Reregulation: The First Real Shot Of The War

Finally someone has come out with a comprehensive idea of how to deal with reregulation. The WSJ Real Time economics blog has some of the details, but the official version doesn’t come out until tomorrow. The people behind it are impressive so it should at least get some play for a little while, at least until the politicians and vested interests start pecking away.

Anyway, here from the WSJ site is the summary of the proposals:

1) Keep two or three regulators for the financial system – the Fed, a new U.S. Financial Services Authority, and an investor and consumer protection agency. The USFSA “would regulate all aspects of the financial system, including market structure and activities and safety and soundness for all financial institutions.”
2) Mandate centralized clearing of credit default swaps. To the extent that some CDSs stay outside a centralized clearing process, the committee calls for higher capital requirements to “compensate for increased systemic risk of these contracts.”
3) Don’t make a hasty decision to raise capital requirements across the financial sector until more analysis is done. But the committee does recommend higher capital requirements for megabanks, such as those with more than $250 billion in assets. “Given the concentration of risks to the government and taxpayer, we recommend that large institutions be held to a higher solvency standard than other institutions, which means they should hold more capital per unit of risk.”
4) Strengthen the “leverage” capital ratio, and debate whether the leverage ratio should be based on common equity rather than total Tier 1 capital.
5) Give the Fed temporary authority to evaluate confidential information supplied by hedge funds.
6) Relax acquisition rules to make it easier for private equity firms to pump money into the banking sector.
7) Create a comprehensive policy called the Financial Company Resolution Act, that would be allowed to put any financial company into receivership, not just “systemically” important ones.
8) Ban or limit high-risk mortgages from being securitized. (Sorry about the smiley face. I can’t get rid of it. You can figure out this is point 8, can’t you. Please tell me you can).

I’ll go through my initial reactions but I reserve the right to change my mind.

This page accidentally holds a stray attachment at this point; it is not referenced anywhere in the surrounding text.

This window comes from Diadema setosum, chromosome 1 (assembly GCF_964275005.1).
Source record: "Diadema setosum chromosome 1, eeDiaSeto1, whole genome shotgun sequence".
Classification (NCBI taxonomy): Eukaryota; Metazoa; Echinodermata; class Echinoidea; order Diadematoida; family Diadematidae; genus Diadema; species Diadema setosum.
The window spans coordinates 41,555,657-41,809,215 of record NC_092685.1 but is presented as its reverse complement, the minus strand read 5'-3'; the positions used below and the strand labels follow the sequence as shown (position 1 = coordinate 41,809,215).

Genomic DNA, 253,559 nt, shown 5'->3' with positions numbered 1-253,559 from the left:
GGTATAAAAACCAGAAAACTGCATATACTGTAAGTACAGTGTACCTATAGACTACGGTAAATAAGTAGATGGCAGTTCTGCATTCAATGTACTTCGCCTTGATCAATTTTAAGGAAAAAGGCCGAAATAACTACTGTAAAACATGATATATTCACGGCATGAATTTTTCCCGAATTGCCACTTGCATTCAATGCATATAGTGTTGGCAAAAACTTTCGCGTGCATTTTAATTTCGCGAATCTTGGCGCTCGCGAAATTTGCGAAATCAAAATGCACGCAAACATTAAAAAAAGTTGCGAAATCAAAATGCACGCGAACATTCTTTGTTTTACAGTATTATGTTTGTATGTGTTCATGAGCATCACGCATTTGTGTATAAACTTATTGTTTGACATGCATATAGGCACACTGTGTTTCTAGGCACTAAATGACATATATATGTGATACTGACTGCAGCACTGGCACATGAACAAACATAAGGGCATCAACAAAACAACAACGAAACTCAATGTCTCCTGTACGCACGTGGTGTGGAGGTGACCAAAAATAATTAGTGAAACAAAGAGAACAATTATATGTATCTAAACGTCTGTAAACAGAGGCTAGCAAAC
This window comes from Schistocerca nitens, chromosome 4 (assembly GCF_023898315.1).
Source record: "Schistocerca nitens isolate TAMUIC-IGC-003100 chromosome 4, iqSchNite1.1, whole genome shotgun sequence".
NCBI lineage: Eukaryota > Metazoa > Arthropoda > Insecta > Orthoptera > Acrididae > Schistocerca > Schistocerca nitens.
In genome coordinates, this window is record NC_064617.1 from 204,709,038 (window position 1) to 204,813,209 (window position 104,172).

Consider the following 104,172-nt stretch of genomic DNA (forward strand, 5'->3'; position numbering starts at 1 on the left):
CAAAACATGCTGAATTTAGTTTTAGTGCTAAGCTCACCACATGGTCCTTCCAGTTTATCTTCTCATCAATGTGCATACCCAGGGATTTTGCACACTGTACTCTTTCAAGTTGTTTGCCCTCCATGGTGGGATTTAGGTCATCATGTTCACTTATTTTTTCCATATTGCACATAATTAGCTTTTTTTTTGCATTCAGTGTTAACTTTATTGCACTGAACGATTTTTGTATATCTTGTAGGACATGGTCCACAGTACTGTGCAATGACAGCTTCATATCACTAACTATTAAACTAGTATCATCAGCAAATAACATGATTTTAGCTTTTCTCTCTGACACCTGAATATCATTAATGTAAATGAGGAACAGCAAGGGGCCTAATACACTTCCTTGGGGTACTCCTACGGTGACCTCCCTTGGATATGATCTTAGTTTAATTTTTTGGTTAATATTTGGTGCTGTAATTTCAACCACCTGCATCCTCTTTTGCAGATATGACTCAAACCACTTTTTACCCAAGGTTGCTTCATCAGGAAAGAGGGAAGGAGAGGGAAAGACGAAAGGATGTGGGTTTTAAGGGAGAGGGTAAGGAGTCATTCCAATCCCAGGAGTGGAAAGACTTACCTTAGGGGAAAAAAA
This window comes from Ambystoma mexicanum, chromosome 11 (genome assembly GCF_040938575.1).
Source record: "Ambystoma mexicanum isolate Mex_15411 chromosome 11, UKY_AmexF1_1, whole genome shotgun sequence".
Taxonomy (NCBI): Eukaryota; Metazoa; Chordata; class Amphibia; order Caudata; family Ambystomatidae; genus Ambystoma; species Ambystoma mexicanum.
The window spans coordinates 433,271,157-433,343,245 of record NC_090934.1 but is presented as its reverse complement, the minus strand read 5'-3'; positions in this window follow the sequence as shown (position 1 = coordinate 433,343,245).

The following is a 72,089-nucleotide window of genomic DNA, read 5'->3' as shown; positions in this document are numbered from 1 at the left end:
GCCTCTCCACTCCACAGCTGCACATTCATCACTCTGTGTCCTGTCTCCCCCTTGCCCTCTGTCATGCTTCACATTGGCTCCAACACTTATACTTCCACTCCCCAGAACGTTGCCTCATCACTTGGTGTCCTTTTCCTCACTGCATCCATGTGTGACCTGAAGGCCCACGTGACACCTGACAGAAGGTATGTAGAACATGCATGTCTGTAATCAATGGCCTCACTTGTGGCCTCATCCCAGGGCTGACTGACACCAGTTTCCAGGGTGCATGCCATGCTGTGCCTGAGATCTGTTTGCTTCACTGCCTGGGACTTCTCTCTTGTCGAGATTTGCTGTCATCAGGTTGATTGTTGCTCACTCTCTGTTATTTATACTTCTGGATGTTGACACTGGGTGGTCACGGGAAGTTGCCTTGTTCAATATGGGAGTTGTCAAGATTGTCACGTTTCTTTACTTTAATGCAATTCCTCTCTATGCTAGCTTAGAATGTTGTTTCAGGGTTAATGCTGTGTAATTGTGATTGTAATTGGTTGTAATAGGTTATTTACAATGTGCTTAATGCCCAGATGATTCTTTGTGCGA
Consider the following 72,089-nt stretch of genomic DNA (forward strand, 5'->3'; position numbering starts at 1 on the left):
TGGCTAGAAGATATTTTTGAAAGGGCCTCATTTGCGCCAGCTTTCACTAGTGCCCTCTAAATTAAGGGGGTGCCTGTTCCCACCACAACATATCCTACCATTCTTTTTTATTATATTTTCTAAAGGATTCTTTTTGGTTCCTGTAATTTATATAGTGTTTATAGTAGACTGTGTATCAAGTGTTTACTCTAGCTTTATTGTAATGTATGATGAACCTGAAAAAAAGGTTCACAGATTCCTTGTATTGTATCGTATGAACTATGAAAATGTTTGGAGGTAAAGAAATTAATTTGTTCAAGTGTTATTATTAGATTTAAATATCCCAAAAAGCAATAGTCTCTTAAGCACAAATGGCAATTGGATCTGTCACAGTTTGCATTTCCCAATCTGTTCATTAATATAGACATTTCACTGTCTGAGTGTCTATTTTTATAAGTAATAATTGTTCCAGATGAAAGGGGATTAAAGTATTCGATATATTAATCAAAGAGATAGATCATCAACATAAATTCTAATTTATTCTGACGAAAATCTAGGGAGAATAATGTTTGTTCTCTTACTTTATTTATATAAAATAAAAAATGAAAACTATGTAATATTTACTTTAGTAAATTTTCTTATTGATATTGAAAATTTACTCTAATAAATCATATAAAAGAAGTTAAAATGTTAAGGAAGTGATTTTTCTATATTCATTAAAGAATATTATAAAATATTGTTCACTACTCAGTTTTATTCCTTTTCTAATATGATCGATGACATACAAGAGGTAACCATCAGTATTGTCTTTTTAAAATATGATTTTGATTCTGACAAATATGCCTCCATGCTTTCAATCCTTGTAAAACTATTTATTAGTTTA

1. I like this. Keep it simple.
  2. Again it gets my vote. The only quibble is that I would prefer to see no bespoke deals outside of the clearinghouse until we are more comfortable about controlling these things. But if you can make it expensive to do the customized deals, then that’s a reasonable fallback.
  3. Amen. Don’t be in a hurry. Don’t know about penalizing bigger banks but if we take our time we may figure out a reasonable solution.
  4. Again I agree. Anything to get the leverage out of the system.
  5. I have a problem with this one. Nothing stays confidential anymore. The hedge funds didn’t cause any of the problems and they certainly have held up better than just about anyone else. This one needs some work.
  6. PE has no place in banking. Relaxing the rules means turning over power in the financial system to commercial companies. See my post here.
  7. Yes, we do need to revamp the rules to allow for a legal process to put financial firms into receivership. This one needs to be thoroughly debated.
  8. This one sounds really political. I guess it depends on your definition of high risk mortgages. Some nanny state implications here but that’s a discussion for another post. (Sorry about the smiley face, it’s supposed to be number 8. I can’t get rid of it. I trust you can figure it out.)

I can’t wait to see all 57 pages of this one. Oops, it’s probably longer. There are evidently 57 pages of recommendations. Fascinating stuff!

 

Share

Related Posts

You can leave a response, or trackback from your own site.

Leave a Reply